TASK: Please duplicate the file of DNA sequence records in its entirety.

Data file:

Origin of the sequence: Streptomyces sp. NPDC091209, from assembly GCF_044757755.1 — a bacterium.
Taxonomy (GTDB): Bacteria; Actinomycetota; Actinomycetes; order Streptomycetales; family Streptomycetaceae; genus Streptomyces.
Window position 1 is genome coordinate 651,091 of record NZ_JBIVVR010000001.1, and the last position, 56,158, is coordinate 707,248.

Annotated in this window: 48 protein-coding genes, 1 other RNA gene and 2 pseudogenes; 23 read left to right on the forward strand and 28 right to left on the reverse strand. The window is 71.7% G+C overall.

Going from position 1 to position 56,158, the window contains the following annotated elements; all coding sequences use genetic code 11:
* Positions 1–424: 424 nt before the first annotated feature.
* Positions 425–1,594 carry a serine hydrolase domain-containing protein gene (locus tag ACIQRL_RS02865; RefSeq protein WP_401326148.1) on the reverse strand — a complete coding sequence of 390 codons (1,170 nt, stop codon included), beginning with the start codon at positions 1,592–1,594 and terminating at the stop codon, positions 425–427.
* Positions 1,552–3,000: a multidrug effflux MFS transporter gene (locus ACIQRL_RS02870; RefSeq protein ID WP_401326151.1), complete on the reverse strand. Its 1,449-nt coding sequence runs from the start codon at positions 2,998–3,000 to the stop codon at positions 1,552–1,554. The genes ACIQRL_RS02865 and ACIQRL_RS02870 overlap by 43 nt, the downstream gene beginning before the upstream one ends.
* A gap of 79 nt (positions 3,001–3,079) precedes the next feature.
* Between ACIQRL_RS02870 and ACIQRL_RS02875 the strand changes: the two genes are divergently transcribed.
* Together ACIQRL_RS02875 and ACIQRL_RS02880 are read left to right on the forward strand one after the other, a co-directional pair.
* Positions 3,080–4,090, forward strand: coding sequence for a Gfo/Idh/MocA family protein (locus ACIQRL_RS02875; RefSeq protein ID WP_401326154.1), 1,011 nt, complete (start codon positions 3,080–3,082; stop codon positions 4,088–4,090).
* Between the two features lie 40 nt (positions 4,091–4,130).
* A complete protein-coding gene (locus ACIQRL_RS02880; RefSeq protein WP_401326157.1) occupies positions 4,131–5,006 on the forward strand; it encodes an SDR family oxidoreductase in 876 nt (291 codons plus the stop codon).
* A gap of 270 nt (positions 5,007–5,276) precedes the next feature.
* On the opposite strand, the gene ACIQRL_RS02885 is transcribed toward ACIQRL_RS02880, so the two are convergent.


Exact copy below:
Origin of the sequence: Streptomyces sp. NPDC091209, from assembly GCF_044757755.1 — a bacterium.
Taxonomy (GTDB): Bacteria; Actinomycetota; Actinomycetes; order Streptomycetales; family Streptomycetaceae; genus Streptomyces.
Window position 1 is genome coordinate 651,091 of record NZ_JBIVVR010000001.1, and the last position, 56,158, is coordinate 707,248.

Annotated in this window: 48 protein-coding genes, 1 other RNA gene and 2 pseudogenes; 23 read left to right on the forward strand and 28 right to left on the reverse strand. The window is 71.7% G+C overall.

Going from position 1 to position 56,158, the window contains the following annotated elements; all coding sequences use genetic code 11:
* Positions 1–424: 424 nt before the first annotated feature.
* Positions 425–1,594 carry a serine hydrolase domain-containing protein gene (locus tag ACIQRL_RS02865; RefSeq protein WP_401326148.1) on the reverse strand — a complete coding sequence of 390 codons (1,170 nt, stop codon included), beginning with the start codon at positions 1,592–1,594 and terminating at the stop codon, positions 425–427.
* Positions 1,552–3,000: a multidrug effflux MFS transporter gene (locus ACIQRL_RS02870; RefSeq protein ID WP_401326151.1), complete on the reverse strand. Its 1,449-nt coding sequence runs from the start codon at positions 2,998–3,000 to the stop codon at positions 1,552–1,554. The genes ACIQRL_RS02865 and ACIQRL_RS02870 overlap by 43 nt, the downstream gene beginning before the upstream one ends.
* A gap of 79 nt (positions 3,001–3,079) precedes the next feature.
* Between ACIQRL_RS02870 and ACIQRL_RS02875 the strand changes: the two genes are divergently transcribed.
* Together ACIQRL_RS02875 and ACIQRL_RS02880 are read left to right on the forward strand one after the other, a co-directional pair.
* Positions 3,080–4,090, forward strand: coding sequence for a Gfo/Idh/MocA family protein (locus ACIQRL_RS02875; RefSeq protein ID WP_401326154.1), 1,011 nt, complete (start codon positions 3,080–3,082; stop codon positions 4,088–4,090).
* Between the two features lie 40 nt (positions 4,091–4,130).
* A complete protein-coding gene (locus ACIQRL_RS02880; RefSeq protein WP_401326157.1) occupies positions 4,131–5,006 on the forward strand; it encodes an SDR family oxidoreductase in 876 nt (291 codons plus the stop codon).
* A gap of 270 nt (positions 5,007–5,276) precedes the next feature.
* On the opposite strand, the gene ACIQRL_RS02885 is transcribed toward ACIQRL_RS02880, so the two are convergent.